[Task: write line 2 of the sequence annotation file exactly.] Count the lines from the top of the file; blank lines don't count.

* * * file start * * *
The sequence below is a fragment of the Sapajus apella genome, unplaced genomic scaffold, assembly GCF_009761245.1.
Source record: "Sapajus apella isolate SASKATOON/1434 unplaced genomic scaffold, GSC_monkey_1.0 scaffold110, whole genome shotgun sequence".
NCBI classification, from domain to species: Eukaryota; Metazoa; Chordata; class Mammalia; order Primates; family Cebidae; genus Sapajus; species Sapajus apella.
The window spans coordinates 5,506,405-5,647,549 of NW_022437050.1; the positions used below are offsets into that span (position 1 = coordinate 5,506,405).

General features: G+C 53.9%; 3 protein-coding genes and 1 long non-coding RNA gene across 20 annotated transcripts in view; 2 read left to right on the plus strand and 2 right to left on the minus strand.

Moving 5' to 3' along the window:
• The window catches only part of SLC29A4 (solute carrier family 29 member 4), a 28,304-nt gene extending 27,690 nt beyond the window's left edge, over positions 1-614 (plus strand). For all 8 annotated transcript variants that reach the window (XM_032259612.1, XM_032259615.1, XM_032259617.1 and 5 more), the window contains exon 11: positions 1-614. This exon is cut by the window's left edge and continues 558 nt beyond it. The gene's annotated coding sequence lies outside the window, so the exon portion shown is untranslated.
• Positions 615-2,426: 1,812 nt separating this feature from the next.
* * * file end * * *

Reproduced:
Source record: "Sapajus apella isolate SASKATOON/1434 unplaced genomic scaffold, GSC_monkey_1.0 scaffold110, whole genome shotgun sequence".